IT IS SURPRISING how few books there are on the songs of insects, since people have been listening to them for thousands of years. “Last night the chilly cricket did not cease its song,” wrote Yueh Fei in 1130 AD. “It woke me from dreams a thousand miles away.” So many ancient cricket poems of the East are full of sadness and ennui, the fearful realization that human life creaks onward toward death, while the strange music of the suborder Ensifera lasts as long as life goes on. This orthopteran soundtrack has little to do with human life, but we always notice it, grasping frequencies that even the bugs can’t hear.
These songs might have depressed generations of Chinese poets, but not so John Himmelman. He has written the most exuberant, thoughtful, and heartfelt work on singing insects ever published — a detailed assembly of scientific information blended with personal witness and nature writing the likes of which we rarely see.
Eleven years in the making, Cricket Radio: Tuning In the Nightsinging Insects not only tells you all you’d ever want to know about the biology of sonic insects, but also about the author’s experiences in stalking these wild and wonderful sounds for many years. He teaches us how to listen precisely on a cricket-stalking expedition, to move silently in the night woods, cup our hands to tune in to the source more accurately, and move closer to the quarry to capture the singer and figure out exactly who he is.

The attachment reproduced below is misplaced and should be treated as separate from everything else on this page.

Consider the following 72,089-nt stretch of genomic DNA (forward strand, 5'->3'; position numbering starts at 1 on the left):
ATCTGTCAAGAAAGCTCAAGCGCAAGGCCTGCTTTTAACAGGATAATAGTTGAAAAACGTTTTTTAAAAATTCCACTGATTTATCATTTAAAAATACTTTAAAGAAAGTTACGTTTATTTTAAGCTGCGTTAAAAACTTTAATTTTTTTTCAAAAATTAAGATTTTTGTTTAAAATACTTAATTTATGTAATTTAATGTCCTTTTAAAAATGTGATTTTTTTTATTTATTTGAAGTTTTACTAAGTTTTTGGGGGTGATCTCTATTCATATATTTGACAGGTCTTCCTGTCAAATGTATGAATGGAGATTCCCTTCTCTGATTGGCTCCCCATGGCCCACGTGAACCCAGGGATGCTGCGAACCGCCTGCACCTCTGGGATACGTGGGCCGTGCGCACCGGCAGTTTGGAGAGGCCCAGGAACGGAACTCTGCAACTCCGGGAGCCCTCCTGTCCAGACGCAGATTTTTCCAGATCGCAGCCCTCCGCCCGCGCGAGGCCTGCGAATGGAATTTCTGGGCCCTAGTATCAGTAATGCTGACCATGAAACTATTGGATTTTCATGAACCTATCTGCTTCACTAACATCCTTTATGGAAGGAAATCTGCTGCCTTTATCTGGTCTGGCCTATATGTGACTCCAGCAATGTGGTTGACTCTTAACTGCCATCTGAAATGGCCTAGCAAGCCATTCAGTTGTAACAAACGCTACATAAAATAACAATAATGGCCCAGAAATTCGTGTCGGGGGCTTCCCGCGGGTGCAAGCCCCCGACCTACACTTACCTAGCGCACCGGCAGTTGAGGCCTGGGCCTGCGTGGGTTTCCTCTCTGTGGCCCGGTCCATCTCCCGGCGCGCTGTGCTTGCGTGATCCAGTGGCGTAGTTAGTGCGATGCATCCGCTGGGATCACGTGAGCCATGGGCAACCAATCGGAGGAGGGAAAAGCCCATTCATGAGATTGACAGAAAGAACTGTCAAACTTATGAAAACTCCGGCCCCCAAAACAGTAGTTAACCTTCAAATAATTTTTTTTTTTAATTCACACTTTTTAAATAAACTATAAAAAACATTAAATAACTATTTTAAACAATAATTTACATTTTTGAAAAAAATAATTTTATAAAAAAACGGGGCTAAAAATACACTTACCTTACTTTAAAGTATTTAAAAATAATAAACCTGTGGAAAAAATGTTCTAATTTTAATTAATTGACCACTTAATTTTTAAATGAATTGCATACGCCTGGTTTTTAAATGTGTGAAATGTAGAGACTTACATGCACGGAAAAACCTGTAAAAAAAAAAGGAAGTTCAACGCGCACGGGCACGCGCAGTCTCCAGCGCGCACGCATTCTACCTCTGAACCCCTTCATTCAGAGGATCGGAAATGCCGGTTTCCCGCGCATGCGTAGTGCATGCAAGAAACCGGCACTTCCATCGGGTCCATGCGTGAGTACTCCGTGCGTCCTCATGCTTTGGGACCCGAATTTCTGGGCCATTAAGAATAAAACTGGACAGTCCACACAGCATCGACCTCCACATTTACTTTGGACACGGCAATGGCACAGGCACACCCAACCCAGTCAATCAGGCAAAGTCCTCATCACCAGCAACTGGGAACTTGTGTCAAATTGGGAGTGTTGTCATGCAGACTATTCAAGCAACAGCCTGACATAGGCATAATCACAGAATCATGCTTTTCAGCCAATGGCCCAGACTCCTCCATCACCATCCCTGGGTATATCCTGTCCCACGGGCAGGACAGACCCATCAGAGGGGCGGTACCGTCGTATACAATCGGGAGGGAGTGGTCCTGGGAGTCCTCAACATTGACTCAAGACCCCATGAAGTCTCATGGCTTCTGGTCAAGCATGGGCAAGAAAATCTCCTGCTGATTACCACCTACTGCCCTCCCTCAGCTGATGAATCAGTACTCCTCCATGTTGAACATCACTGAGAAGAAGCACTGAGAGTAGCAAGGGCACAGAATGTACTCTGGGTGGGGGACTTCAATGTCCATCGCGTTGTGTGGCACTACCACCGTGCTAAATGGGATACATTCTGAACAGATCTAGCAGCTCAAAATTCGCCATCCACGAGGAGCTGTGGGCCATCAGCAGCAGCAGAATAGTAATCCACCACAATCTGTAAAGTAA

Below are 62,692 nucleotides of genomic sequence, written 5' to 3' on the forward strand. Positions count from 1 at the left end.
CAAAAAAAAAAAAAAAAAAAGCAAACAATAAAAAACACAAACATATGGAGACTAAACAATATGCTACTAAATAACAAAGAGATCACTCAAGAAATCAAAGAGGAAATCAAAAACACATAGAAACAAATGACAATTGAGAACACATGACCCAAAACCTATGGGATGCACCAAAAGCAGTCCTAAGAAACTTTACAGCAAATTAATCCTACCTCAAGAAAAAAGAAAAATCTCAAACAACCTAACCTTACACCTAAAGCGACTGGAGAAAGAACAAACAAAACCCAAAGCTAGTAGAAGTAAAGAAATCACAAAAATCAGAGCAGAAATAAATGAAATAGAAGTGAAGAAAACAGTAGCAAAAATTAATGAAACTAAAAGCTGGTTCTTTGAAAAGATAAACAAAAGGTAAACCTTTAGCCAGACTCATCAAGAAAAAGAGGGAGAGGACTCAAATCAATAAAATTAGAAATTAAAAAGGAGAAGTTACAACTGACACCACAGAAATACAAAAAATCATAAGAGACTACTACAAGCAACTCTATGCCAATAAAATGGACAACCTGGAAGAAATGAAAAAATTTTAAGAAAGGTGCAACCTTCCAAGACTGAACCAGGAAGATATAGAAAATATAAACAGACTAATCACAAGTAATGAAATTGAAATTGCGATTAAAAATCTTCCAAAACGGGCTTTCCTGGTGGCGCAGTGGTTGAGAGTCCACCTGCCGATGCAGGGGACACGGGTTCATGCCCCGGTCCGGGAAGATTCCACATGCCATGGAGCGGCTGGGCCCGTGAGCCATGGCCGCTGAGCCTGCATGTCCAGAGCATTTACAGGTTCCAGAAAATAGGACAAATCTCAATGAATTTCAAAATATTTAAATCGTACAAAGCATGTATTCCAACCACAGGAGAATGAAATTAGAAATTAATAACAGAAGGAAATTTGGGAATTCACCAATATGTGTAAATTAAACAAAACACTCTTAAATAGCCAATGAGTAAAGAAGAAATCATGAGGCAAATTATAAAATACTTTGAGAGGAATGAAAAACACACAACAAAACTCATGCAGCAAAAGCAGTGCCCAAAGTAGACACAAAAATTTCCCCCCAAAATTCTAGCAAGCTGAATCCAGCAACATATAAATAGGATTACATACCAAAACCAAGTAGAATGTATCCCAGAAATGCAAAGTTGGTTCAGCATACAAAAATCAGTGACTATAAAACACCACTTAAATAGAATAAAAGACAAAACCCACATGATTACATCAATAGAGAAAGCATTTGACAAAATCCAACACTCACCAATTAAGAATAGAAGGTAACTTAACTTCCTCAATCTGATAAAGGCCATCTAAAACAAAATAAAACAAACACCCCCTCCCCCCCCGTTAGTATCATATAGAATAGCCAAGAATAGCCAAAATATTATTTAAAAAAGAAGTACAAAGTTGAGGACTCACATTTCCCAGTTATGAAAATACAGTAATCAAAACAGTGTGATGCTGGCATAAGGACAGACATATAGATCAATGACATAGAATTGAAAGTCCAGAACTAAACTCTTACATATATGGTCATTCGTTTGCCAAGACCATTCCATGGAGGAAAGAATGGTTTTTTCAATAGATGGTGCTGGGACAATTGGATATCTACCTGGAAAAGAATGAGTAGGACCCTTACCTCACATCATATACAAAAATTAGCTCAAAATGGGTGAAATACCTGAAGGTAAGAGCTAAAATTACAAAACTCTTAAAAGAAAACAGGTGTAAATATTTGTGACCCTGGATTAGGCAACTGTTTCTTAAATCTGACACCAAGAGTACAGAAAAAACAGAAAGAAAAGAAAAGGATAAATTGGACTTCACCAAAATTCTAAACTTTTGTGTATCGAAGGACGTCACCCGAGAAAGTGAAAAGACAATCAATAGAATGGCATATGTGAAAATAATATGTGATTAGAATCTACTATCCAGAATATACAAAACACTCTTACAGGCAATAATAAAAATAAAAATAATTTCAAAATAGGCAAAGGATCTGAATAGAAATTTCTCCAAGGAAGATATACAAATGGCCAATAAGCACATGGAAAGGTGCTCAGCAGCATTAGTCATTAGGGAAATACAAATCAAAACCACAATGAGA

Himmelman even gives specific instructions for how you can keep these insects in your home, as the ancient Chinese used to do, to enjoy their songs at close range. When you are done, you may send the musician back out into the cacophonous night. “To further assuage my guilt in kidnapping these singers from their homes,” Himmelman says, “I make a point to release them back where they were found.” He rarely keeps an insect more than a couple of weeks. “Most have a life expectancy spanning just a few months, so even a week removed from their home is a good chunk of their life. . . . Do these insects really know they are in captivity? Probably not, especially if things are done correctly. But I know.”
I’ll let you in on a secret: Himmelman has put all the songs he describes in this book on a website free for you to enjoy. You can listen to the insect music with or without his narration at cricketradiobroadcast.com. The site is organized as a seasonal march from spring through fall, presenting which bugs you may hear during each month. Listen carefully and you’ll learn the names for a whole world of aural beauty that is often overlooked. Insect music is even older than bird song — it is the very score of ancient evolution itself. Perhaps this is why we have such a yearning for it. When the crickets pour out their chirps and swirls, we sometimes wish they would just stop and be quiet. And when the sound disappears, we long for it to start up again.